img[:,:,i] = color_mask[i]
        ax.imshow(np.dstack((img, m*0.35)))



plt.figure(figsize=(20,20))
plt.imshow(i)
show_anns(masks)
plt.axis('off')
plt.show() 

Let's take a look at another example we made using the code above and the sample photo:

As we can see, each major object has been successfully separated and overlaid with a masking layer. The model attempts to go further than identifying the objects alone, and many of the objects are actually overlaying other masks. For example, the dog's ears are both clearly labeled as the same sort of ears, as shown by the coloration. They are a part of the total dog segmentation mask, but are each themselves represented by their own mask objects.

If we wanted to use this method to get masks for images with unclear labels, we can parse the array of masks, and then select the desired mask from the array.

Integrating SAM with Dolly and GroundingDINO

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There is a fascinating project called Grounded Segment Anything that is currently working to integrate SAM with their GroundingDINO model, as well as additional generative input channels like Stable Diffusion or Whisper. Their work focuses on integrating text inputs with Segment Anything to create an alternative supervision method for image segmentation with SAM.

Inspired by their work, and seeing the relevance to our recently released YOLOv8 Web UI, we have created a spin off of their demo, gradio_auto_label.py. The original demo integrated with the OpenAI API to use ChatGPT to help direct automatic labeling of images using SAM, GroundingDINO, and BLIP.  

Seeking a completely open source alternative, we have created our own application to run with Gradient using the open-source Large Language Model Dolly. We have named it SAM-Dolly-AutoLabeler.py. Follow the instructions below to learn how to use the application.

Running the AutoLabeler

To run the autolabeler application, open the repo in a Gradient Notebook. You can do this by pasting the URL into the Advanced Options field "Workspace URL" in the Create Notebook page on Gradient, or by clicking the Run on Gradient link above or at the top of this page. We recommend at least 16GB of VRAM for this task, as SAM and Dolly both are relatively resource intensive for inference.

Once the Notebook has spun up, we can open the AutoLabel-Notebook-Launcher.ipynb and run the first cell. This will download all the required model files onto our Notebook for GroundingDINO and SAM.

!wget https://dl.fbaipublicfiles.com/segment_anything/sam_vit_h_4b8939.pth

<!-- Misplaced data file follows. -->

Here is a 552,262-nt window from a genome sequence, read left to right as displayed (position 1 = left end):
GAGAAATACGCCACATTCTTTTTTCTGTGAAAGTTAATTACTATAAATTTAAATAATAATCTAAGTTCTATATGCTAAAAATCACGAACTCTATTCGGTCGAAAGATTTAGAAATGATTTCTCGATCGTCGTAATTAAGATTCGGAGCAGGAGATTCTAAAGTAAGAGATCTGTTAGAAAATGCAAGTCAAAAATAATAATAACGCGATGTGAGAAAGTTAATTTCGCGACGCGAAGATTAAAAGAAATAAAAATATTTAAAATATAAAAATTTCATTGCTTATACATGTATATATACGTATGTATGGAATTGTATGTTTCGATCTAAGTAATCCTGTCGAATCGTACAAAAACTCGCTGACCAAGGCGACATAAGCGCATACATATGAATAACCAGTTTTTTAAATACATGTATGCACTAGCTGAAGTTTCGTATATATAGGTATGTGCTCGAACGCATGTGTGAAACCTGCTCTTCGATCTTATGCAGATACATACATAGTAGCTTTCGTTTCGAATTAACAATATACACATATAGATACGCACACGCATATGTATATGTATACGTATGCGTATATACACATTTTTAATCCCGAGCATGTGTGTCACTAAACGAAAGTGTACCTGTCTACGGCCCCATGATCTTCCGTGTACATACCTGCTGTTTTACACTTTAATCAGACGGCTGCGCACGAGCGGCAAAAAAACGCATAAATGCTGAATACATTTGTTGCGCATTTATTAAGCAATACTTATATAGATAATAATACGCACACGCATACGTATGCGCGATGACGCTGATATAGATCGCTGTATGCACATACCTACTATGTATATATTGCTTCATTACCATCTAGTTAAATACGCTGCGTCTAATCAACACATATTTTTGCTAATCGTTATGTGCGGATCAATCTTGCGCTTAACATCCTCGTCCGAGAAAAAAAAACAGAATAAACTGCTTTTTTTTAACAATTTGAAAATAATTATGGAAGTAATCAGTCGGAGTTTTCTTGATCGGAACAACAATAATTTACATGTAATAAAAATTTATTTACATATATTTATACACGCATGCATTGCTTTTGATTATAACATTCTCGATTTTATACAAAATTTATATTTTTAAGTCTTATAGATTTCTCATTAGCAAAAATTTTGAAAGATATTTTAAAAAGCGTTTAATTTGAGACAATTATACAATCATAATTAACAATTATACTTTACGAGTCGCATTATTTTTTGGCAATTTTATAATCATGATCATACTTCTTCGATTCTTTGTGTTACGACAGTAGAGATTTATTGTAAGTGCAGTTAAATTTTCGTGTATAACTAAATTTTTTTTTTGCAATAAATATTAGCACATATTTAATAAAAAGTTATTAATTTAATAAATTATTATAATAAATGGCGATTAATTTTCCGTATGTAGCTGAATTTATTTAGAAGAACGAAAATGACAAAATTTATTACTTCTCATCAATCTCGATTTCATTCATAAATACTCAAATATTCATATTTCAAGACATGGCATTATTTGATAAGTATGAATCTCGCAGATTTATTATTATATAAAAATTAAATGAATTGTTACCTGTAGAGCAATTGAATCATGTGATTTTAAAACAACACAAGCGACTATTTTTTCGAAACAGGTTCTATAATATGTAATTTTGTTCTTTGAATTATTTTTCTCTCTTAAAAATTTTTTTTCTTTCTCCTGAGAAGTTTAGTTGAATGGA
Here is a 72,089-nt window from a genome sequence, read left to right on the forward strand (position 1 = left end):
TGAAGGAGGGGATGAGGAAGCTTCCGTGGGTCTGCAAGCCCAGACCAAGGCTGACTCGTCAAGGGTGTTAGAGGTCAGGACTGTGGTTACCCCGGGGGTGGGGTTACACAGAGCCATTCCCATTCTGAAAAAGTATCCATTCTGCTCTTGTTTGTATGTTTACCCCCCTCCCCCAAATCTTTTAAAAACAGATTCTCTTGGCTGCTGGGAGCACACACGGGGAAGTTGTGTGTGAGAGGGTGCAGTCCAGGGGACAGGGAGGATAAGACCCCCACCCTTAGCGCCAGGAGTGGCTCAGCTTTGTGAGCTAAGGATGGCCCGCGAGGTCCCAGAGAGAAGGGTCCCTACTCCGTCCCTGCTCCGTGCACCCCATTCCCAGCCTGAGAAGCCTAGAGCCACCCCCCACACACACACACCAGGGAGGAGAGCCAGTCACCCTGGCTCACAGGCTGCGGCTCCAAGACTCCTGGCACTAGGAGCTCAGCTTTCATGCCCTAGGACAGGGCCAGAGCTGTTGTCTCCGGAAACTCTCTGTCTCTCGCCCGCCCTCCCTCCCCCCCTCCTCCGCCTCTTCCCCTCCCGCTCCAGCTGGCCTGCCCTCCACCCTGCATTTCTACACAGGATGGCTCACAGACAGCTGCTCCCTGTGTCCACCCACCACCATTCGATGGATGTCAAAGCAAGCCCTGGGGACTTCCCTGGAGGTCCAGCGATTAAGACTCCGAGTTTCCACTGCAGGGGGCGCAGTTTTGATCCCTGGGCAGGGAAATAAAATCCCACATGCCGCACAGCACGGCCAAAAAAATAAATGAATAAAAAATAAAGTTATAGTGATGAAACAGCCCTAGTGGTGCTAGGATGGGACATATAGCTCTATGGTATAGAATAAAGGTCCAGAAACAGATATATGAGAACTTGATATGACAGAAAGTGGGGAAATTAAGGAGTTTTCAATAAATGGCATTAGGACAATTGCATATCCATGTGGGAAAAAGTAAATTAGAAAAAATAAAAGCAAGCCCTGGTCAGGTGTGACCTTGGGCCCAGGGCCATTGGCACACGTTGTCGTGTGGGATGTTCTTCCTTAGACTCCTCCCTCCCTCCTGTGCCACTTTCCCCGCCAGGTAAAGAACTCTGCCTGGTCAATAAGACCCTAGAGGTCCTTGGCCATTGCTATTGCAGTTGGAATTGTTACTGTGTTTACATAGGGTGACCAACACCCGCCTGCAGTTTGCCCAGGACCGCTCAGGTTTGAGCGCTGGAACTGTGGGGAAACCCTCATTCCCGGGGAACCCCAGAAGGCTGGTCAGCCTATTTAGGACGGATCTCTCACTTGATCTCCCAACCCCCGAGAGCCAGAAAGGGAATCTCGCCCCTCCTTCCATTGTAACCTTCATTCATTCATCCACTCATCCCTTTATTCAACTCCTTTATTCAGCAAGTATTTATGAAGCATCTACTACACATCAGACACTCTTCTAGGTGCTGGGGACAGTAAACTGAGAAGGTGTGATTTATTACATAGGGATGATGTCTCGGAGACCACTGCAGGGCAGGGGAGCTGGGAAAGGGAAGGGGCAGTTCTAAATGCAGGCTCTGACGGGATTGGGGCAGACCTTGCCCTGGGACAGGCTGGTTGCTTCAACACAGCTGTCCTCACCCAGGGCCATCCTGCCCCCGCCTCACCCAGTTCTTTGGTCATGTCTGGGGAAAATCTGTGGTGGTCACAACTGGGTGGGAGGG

!wget https://github.com/IDEA-Research/GroundingDINO/releases/download/v0.1.0-alpha/groundingdino_swint_ogc.pth

Afterwards, we install some required NLTK packages we need to parse the text outputs later on.

import nltk
nltk.download('punkt')
nltk.download('brown')
nltk.download('averaged_perceptron_tagger')

Once that's finished, we are ready to run the application. Execute the code cell below to start:

!python SAM-Dolly-AutoLabeler.py --share

The AutoLabeler accepts uploads of one or more images. We then declare our desired target labels in a semi-colon separated list using the field below. We then name our dataset. If there is not an existing dataset with that name, it will create a new YAML file that contains the corresponding labels, number of categories, and training, test, and validation paths. Labeled images, label files, and labeled images will be saved in corresponding subdirectories in /datasets from the same name.

0:00
/

Once the predictions have finished running, we are left with a gallery of our labeled images with their bounding boxes and segmentation masks overlaid. We can then click on each of those images to get corresponding metadata and a mask only image of each input.

0:00
/

The extracted full image caption is the original BLIP output for the model's caption. We then parsed it using Dolly to extract relevant tags that match out inputted targets. The possible key objects extracted by Grounded SAM and Dolly field thus lists the image labels that were included in the original YAML input tags. This prevents additional tags from being marked.

Put together, this offers a robust system for generating many object labels without any manual work by the user. This could potentially save thousands of hours spent preparing data for object detection tasks.

In our next article, we will look at integrating this with the YOLOv8 Web UI to create a fully automated object detection model training and inference pipeline.

Closing thoughts

Segment Anything represents a really powerful step forward in object detection/image segmentation technology. As we showed in this article, the novel framework allows for nearly zero-shot image segmentation, and, when integrated with other models like LLMs, even enable fully automated object detection pipelines.

Next week, we are going to take a deeper look at the AutoLabeler application, and show the full capability of the app when integrated with YOLOv8.